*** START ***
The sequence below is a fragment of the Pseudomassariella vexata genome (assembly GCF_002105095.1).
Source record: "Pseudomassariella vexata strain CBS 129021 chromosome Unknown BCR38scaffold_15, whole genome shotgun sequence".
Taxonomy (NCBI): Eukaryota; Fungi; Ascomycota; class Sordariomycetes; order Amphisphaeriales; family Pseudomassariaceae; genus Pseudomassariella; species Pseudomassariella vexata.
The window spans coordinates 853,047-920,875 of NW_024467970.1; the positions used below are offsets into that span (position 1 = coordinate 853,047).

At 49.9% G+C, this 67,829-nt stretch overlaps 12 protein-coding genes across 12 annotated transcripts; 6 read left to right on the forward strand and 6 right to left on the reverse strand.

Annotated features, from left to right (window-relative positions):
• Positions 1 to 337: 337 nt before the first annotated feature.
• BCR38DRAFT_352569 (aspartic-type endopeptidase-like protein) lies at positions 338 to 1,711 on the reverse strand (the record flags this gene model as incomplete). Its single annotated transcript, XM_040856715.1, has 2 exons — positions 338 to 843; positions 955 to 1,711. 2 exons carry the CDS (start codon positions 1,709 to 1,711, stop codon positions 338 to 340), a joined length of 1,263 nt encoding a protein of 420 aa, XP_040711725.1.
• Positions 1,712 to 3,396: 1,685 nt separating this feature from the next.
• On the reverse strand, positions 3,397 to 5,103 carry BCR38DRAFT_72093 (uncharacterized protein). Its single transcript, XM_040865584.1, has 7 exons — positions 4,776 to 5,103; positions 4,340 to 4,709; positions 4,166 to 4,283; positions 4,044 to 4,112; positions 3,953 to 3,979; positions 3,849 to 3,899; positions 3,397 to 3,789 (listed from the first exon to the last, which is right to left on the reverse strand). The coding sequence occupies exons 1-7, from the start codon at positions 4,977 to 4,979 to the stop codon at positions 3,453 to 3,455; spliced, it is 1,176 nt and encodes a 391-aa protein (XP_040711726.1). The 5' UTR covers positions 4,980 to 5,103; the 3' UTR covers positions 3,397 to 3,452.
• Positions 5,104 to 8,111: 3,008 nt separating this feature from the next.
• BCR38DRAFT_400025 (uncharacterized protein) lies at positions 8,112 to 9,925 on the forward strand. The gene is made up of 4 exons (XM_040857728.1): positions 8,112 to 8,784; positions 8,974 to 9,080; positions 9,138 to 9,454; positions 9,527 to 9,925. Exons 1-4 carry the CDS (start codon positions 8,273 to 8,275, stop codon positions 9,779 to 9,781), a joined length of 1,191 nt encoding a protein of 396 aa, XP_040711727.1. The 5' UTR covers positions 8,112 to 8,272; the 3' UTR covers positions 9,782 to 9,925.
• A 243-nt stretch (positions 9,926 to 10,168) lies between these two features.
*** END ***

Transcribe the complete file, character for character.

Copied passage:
The sequence below is a fragment of the Pseudomassariella vexata genome (assembly GCF_002105095.1).
Source record: "Pseudomassariella vexata strain CBS 129021 chromosome Unknown BCR38scaffold_15, whole genome shotgun sequence".
Taxonomy (NCBI): Eukaryota; Fungi; Ascomycota; class Sordariomycetes; order Amphisphaeriales; family Pseudomassariaceae; genus Pseudomassariella; species Pseudomassariella vexata.
The window spans coordinates 853,047-920,875 of NW_024467970.1; the positions used below are offsets into that span (position 1 = coordinate 853,047).

At 49.9% G+C, this 67,829-nt stretch overlaps 12 protein-coding genes across 12 annotated transcripts; 6 read left to right on the forward strand and 6 right to left on the reverse strand.

Annotated features, from left to right (window-relative positions):
• Positions 1 to 337: 337 nt before the first annotated feature.
• BCR38DRAFT_352569 (aspartic-type endopeptidase-like protein) lies at positions 338 to 1,711 on the reverse strand (the record flags this gene model as incomplete). Its single annotated transcript, XM_040856715.1, has 2 exons — positions 338 to 843; positions 955 to 1,711. 2 exons carry the CDS (start codon positions 1,709 to 1,711, stop codon positions 338 to 340), a joined length of 1,263 nt encoding a protein of 420 aa, XP_040711725.1.
• Positions 1,712 to 3,396: 1,685 nt separating this feature from the next.
• On the reverse strand, positions 3,397 to 5,103 carry BCR38DRAFT_72093 (uncharacterized protein). Its single transcript, XM_040865584.1, has 7 exons — positions 4,776 to 5,103; positions 4,340 to 4,709; positions 4,166 to 4,283; positions 4,044 to 4,112; positions 3,953 to 3,979; positions 3,849 to 3,899; positions 3,397 to 3,789 (listed from the first exon to the last, which is right to left on the reverse strand). The coding sequence occupies exons 1-7, from the start codon at positions 4,977 to 4,979 to the stop codon at positions 3,453 to 3,455; spliced, it is 1,176 nt and encodes a 391-aa protein (XP_040711726.1). The 5' UTR covers positions 4,980 to 5,103; the 3' UTR covers positions 3,397 to 3,452.
• Positions 5,104 to 8,111: 3,008 nt separating this feature from the next.
• BCR38DRAFT_400025 (uncharacterized protein) lies at positions 8,112 to 9,925 on the forward strand. The gene is made up of 4 exons (XM_040857728.1): positions 8,112 to 8,784; positions 8,974 to 9,080; positions 9,138 to 9,454; positions 9,527 to 9,925. Exons 1-4 carry the CDS (start codon positions 8,273 to 8,275, stop codon positions 9,779 to 9,781), a joined length of 1,191 nt encoding a protein of 396 aa, XP_040711727.1. The 5' UTR covers positions 8,112 to 8,272; the 3' UTR covers positions 9,782 to 9,925.
• A 243-nt stretch (positions 9,926 to 10,168) lies between these two features.